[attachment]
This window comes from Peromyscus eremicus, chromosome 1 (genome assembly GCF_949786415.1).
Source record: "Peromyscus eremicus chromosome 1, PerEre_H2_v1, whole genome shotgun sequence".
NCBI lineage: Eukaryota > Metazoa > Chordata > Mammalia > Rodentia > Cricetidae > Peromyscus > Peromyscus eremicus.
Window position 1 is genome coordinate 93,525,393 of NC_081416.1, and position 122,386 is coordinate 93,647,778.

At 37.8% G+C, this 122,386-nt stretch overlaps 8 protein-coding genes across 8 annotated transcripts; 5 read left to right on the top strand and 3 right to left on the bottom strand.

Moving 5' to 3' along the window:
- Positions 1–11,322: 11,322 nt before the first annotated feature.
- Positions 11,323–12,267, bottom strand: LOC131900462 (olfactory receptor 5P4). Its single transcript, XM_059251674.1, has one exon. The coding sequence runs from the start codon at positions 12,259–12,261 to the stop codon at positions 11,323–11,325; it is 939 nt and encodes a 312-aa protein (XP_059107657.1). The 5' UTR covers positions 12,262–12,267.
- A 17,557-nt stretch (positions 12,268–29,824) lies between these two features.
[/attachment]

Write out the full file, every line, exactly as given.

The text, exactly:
This window comes from Peromyscus eremicus, chromosome 1 (genome assembly GCF_949786415.1).
Source record: "Peromyscus eremicus chromosome 1, PerEre_H2_v1, whole genome shotgun sequence".
NCBI lineage: Eukaryota > Metazoa > Chordata > Mammalia > Rodentia > Cricetidae > Peromyscus > Peromyscus eremicus.
Window position 1 is genome coordinate 93,525,393 of NC_081416.1, and position 122,386 is coordinate 93,647,778.

At 37.8% G+C, this 122,386-nt stretch overlaps 8 protein-coding genes across 8 annotated transcripts; 5 read left to right on the top strand and 3 right to left on the bottom strand.

Moving 5' to 3' along the window:
- Positions 1–11,322: 11,322 nt before the first annotated feature.
- Positions 11,323–12,267, bottom strand: LOC131900462 (olfactory receptor 5P4). Its single transcript, XM_059251674.1, has one exon. The coding sequence runs from the start codon at positions 12,259–12,261 to the stop codon at positions 11,323–11,325; it is 939 nt and encodes a 312-aa protein (XP_059107657.1). The 5' UTR covers positions 12,262–12,267.
- A 17,557-nt stretch (positions 12,268–29,824) lies between these two features.